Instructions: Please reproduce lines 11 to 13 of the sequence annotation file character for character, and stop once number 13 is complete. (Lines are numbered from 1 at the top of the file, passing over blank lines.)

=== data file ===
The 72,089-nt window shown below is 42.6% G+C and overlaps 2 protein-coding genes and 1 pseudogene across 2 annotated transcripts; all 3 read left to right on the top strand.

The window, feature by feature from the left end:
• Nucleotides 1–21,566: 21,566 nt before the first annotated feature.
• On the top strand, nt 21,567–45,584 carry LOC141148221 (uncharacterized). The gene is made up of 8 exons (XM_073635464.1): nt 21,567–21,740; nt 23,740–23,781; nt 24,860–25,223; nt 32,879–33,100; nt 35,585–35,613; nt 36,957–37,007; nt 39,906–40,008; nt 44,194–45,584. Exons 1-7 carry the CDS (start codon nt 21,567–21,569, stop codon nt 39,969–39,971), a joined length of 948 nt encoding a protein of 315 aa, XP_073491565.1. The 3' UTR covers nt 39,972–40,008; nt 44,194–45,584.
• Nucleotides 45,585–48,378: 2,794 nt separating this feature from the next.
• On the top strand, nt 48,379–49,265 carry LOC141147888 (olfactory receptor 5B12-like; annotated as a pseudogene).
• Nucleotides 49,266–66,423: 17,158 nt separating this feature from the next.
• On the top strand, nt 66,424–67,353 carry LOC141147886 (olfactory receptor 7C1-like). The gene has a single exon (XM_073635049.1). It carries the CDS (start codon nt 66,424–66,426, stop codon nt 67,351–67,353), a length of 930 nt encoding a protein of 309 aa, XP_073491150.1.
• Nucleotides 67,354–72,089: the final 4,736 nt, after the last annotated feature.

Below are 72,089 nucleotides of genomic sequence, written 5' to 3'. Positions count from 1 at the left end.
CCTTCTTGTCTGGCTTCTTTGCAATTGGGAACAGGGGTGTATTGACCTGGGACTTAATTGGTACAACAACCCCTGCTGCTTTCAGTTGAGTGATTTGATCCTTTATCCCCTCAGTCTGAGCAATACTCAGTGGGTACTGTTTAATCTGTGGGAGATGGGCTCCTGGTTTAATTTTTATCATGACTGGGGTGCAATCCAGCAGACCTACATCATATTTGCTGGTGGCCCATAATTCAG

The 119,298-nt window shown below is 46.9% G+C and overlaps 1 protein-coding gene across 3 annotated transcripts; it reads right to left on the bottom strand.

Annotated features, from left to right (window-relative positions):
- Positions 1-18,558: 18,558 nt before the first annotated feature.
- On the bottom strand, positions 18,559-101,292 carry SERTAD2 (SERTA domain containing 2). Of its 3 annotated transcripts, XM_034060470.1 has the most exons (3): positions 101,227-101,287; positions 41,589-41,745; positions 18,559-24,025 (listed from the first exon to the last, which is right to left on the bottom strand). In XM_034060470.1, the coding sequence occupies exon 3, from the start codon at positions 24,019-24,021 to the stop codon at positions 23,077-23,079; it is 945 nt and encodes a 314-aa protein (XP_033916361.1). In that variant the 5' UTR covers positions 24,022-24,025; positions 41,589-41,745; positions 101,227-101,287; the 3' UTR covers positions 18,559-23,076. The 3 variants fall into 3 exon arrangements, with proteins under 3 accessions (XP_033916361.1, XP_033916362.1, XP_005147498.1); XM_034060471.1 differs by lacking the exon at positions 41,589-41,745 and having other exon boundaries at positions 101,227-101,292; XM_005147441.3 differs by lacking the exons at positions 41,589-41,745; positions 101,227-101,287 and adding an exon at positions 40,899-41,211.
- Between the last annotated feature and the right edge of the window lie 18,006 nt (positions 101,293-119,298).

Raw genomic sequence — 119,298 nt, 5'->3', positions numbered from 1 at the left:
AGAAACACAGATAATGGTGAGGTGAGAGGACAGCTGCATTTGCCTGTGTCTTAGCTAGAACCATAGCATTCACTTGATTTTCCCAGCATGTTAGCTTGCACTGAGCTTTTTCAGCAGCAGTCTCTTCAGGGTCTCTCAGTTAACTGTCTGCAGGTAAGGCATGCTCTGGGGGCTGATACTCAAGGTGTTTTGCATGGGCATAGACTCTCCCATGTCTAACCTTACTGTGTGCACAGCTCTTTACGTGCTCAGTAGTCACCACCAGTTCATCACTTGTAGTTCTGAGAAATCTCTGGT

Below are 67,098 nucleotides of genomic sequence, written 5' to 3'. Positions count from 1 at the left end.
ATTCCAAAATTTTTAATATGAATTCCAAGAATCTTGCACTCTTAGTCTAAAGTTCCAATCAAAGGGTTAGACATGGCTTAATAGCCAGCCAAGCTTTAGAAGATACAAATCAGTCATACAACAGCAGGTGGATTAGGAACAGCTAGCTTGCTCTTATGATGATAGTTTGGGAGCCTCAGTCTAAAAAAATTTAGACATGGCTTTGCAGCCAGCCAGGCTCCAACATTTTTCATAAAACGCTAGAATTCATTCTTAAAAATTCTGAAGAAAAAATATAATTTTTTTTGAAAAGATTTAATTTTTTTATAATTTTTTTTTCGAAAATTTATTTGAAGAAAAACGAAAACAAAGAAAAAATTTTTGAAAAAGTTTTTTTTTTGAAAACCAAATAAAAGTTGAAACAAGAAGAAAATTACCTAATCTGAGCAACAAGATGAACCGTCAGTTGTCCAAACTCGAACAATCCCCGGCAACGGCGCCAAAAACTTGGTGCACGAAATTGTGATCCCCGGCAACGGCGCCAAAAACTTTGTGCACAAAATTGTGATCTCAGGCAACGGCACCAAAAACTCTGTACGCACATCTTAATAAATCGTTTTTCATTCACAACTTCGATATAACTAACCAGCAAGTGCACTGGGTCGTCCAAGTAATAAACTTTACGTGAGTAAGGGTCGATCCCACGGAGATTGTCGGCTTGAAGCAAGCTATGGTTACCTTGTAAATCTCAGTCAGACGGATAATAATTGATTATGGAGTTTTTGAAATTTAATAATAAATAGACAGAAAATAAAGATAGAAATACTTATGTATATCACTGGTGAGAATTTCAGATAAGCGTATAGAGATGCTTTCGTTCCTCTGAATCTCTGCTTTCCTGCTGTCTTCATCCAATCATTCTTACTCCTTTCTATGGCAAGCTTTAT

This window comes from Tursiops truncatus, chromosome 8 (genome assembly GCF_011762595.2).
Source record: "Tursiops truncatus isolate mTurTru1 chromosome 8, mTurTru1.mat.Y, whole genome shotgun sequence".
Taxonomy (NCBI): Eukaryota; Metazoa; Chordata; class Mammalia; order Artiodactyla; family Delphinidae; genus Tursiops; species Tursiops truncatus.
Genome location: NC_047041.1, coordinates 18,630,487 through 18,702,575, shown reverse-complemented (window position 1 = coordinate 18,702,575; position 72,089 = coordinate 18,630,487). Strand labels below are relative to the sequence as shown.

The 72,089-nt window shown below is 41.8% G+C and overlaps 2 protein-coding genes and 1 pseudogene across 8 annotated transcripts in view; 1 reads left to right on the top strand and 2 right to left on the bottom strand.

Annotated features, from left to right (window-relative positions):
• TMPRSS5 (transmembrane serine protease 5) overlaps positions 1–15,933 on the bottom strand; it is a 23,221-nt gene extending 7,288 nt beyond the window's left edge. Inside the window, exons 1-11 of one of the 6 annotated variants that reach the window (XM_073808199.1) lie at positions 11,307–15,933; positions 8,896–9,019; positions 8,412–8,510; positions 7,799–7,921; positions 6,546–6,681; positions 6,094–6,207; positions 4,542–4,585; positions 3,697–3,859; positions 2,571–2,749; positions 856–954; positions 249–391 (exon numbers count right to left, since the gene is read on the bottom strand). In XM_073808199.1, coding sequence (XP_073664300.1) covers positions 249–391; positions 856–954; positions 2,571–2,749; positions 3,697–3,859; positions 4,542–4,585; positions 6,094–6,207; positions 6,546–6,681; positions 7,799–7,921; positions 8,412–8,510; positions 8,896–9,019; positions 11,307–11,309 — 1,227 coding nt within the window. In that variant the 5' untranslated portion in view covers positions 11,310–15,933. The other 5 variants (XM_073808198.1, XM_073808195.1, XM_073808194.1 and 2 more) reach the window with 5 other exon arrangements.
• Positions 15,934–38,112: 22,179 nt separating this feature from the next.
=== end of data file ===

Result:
CCTTCTTGTCTGGCTTCTTTGCAATTGGGAACAGGGGTGTATTGACCTGGGACTTAATTGGTACAACAACCCCTGCTGCTTTCAGTTGAGTGATTTGATCCTTTATCCCCTCAGTCTGAGCAATACTCAGTGGGTACTGTTTAATCTGTGGGAGATGGGCTCCTGGTTTAATTTTTATCATGACTGGGGTGCAATCCAGCAGACCTACATCATATTTGCTGGTGGCCCATAATTCAG

The 119,298-nt window shown below is 46.9% G+C and overlaps 1 protein-coding gene across 3 annotated transcripts; it reads right to left on the bottom strand.

Annotated features, from left to right (window-relative positions):